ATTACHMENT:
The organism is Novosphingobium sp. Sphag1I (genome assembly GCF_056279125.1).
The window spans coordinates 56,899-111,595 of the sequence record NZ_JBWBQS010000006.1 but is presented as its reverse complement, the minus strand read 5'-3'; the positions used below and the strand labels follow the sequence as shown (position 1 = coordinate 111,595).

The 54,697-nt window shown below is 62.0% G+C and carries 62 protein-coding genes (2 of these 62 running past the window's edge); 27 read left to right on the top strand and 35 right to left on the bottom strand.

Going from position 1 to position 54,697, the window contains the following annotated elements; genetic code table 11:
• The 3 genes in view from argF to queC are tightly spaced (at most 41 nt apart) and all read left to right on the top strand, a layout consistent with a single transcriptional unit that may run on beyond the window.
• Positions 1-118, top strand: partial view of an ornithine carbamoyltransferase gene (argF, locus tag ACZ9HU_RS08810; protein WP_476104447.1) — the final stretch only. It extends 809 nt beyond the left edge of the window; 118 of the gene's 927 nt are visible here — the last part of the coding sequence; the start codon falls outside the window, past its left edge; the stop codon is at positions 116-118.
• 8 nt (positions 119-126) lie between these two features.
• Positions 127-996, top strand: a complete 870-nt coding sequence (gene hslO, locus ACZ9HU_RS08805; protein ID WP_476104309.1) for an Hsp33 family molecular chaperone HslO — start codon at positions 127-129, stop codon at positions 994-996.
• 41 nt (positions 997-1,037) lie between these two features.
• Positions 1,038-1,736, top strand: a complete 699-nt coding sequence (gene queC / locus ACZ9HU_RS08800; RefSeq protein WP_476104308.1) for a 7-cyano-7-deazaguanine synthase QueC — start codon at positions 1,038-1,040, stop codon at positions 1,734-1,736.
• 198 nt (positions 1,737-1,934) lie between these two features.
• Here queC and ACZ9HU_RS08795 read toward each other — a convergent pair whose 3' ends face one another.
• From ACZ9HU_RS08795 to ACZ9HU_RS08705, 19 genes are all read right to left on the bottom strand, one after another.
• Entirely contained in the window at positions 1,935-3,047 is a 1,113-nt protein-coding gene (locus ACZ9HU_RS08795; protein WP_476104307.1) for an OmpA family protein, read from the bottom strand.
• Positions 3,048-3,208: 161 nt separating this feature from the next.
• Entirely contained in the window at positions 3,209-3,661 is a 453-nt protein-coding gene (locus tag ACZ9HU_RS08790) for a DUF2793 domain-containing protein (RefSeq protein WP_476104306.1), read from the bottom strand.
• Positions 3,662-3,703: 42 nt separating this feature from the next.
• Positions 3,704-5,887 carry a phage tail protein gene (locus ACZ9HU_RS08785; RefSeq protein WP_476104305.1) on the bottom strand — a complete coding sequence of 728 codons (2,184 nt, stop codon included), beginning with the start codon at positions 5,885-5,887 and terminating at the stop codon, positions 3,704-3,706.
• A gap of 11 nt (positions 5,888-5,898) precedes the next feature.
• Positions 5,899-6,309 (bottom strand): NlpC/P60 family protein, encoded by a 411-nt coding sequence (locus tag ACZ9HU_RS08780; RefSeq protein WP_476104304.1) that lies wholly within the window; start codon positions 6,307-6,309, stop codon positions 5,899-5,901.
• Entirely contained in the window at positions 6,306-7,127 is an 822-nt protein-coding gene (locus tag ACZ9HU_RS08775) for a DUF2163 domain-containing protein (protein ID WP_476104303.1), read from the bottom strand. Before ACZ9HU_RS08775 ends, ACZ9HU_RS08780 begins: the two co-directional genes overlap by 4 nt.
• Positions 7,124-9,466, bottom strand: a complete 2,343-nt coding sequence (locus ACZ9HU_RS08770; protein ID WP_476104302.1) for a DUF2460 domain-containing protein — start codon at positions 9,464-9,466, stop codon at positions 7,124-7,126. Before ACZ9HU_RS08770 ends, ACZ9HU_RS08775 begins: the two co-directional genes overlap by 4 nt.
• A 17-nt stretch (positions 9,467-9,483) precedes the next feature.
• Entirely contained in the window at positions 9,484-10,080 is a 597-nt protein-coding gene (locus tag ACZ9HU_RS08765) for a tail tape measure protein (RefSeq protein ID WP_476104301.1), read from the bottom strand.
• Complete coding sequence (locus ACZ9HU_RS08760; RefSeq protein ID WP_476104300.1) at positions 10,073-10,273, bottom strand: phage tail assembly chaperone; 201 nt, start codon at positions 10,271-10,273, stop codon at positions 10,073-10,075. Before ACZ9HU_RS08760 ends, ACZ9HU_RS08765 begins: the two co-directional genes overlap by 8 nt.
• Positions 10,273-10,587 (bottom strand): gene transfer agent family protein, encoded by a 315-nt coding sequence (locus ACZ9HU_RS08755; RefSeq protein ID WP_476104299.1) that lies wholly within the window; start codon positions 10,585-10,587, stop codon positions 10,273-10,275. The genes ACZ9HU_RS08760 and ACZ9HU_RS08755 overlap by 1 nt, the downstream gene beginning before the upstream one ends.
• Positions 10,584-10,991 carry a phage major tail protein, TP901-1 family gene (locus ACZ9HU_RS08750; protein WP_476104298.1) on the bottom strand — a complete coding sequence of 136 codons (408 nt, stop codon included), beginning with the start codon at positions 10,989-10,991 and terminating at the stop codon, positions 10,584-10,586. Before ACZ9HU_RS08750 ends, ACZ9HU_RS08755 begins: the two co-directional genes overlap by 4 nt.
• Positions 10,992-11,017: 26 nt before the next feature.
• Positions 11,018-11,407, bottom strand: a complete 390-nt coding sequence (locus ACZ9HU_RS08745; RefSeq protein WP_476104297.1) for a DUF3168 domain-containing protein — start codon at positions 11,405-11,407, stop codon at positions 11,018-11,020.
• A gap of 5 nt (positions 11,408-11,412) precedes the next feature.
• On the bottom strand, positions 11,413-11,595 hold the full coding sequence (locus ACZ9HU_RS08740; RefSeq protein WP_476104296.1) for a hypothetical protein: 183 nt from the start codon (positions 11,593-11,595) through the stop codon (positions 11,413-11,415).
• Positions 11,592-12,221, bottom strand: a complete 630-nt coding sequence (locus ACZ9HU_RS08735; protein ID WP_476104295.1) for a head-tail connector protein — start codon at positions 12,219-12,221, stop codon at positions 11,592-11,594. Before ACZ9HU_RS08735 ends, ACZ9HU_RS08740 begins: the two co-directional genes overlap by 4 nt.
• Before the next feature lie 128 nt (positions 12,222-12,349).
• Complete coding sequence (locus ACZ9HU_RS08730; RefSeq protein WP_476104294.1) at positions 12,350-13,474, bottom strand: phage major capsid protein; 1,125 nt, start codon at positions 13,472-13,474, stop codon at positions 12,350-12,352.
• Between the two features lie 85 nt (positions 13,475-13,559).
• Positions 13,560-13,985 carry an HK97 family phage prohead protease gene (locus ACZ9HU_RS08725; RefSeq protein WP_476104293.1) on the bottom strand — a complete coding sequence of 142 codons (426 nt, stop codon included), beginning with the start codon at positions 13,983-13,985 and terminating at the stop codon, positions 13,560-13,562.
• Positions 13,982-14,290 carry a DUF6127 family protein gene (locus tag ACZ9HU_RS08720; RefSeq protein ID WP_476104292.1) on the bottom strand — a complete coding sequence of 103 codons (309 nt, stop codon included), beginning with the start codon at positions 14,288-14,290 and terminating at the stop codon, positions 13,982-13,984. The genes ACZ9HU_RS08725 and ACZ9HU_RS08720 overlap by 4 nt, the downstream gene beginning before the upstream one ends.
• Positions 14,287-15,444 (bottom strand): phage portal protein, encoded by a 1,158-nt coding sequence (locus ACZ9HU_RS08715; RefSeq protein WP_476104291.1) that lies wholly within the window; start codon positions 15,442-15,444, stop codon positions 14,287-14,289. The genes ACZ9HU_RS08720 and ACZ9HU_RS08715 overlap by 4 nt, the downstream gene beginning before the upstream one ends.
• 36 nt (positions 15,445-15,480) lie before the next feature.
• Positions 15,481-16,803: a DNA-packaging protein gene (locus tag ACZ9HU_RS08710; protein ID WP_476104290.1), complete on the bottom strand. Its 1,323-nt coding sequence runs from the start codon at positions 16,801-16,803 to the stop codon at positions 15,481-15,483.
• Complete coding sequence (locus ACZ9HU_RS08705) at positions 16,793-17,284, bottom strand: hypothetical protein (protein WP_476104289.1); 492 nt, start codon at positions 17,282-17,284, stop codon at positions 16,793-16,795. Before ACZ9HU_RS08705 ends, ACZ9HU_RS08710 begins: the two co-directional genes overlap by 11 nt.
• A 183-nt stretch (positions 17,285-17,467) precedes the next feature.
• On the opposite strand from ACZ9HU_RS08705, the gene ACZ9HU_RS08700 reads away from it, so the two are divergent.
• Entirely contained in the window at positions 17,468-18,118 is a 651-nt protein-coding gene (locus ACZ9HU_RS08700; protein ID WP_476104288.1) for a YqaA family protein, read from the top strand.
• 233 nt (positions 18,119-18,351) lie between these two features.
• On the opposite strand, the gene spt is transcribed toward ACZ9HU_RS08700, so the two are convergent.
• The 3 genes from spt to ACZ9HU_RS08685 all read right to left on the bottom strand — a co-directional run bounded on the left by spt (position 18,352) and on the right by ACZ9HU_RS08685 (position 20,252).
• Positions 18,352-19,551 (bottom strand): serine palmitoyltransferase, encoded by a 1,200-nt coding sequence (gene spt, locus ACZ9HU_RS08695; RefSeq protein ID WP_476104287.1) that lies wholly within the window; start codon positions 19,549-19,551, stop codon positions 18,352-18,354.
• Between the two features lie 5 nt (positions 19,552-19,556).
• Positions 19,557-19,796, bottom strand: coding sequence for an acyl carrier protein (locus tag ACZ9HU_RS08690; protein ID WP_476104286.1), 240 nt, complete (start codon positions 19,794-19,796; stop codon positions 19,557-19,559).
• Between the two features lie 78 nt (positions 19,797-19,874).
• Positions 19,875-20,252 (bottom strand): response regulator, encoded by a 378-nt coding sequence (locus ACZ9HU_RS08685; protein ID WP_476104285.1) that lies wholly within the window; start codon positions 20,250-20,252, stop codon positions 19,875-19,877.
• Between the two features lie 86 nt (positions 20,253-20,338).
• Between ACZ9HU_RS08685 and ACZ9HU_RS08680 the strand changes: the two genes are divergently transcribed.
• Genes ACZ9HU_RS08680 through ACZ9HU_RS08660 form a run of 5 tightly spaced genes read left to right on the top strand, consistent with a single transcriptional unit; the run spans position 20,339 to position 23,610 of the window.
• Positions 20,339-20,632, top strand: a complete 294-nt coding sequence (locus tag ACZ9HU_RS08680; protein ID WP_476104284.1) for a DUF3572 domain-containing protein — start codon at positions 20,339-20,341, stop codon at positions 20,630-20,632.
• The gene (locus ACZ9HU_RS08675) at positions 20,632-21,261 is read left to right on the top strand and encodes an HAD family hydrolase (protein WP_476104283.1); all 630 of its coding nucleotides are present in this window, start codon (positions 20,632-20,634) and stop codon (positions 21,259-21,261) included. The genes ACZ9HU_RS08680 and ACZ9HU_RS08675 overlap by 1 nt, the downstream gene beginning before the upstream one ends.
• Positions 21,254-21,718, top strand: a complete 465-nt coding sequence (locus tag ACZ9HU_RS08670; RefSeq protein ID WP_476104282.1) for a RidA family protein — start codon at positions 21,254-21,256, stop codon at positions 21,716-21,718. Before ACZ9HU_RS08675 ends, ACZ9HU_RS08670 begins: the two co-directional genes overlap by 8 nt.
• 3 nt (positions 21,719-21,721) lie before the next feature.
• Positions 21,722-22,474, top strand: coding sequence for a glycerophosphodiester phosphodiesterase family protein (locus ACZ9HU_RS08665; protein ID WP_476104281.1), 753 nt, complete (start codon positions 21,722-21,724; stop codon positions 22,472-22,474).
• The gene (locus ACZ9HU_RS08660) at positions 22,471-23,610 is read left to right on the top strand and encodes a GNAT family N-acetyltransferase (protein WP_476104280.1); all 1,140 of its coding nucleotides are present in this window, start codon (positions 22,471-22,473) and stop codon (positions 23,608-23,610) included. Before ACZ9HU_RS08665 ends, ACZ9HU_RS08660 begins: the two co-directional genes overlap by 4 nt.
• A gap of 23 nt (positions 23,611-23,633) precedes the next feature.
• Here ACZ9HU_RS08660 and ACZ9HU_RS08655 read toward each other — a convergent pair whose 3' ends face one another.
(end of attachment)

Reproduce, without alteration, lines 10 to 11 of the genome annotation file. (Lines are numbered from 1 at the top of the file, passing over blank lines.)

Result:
• Positions 1,038-1,736, top strand: a complete 699-nt coding sequence (gene queC / locus ACZ9HU_RS08800; RefSeq protein WP_476104308.1) for a 7-cyano-7-deazaguanine synthase QueC — start codon at positions 1,038-1,040, stop codon at positions 1,734-1,736.
• 198 nt (positions 1,737-1,934) lie between these two features.